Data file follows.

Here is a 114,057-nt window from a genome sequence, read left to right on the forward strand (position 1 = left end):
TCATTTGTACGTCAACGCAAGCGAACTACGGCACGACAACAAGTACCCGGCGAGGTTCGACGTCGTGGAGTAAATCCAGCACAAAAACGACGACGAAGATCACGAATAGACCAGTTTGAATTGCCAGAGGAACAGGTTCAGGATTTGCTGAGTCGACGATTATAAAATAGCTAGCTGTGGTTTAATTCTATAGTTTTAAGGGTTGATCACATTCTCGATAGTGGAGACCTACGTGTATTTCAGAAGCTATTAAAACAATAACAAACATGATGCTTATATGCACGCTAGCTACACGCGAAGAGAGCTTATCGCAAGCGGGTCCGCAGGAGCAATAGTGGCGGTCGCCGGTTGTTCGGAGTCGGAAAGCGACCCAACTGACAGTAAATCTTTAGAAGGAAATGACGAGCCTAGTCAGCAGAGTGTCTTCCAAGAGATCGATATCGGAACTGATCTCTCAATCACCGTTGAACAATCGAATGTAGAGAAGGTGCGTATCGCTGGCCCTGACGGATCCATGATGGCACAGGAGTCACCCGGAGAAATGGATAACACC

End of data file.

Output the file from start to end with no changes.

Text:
Here is a 114,057-nt window from a genome sequence, read left to right on the forward strand (position 1 = left end):
TCATTTGTACGTCAACGCAAGCGAACTACGGCACGACAACAAGTACCCGGCGAGGTTCGACGTCGTGGAGTAAATCCAGCACAAAAACGACGACGAAGATCACGAATAGACCAGTTTGAATTGCCAGAGGAACAGGTTCAGGATTTGCTGAGTCGACGATTATAAAATAGCTAGCTGTGGTTTAATTCTATAGTTTTAAGGGTTGATCACATTCTCGATAGTGGAGACCTACGTGTATTTCAGAAGCTATTAAAACAATAACAAACATGATGCTTATATGCACGCTAGCTACACGCGAAGAGAGCTTATCGCAAGCGGGTCCGCAGGAGCAATAGTGGCGGTCGCCGGTTGTTCGGAGTCGGAAAGCGACCCAACTGACAGTAAATCTTTAGAAGGAAATGACGAGCCTAGTCAGCAGAGTGTCTTCCAAGAGATCGATATCGGAACTGATCTCTCAATCACCGTTGAACAATCGAATGTAGAGAAGGTGCGTATCGCTGGCCCTGACGGATCCATGATGGCACAGGAGTCACCCGGAGAAATGGATAACACC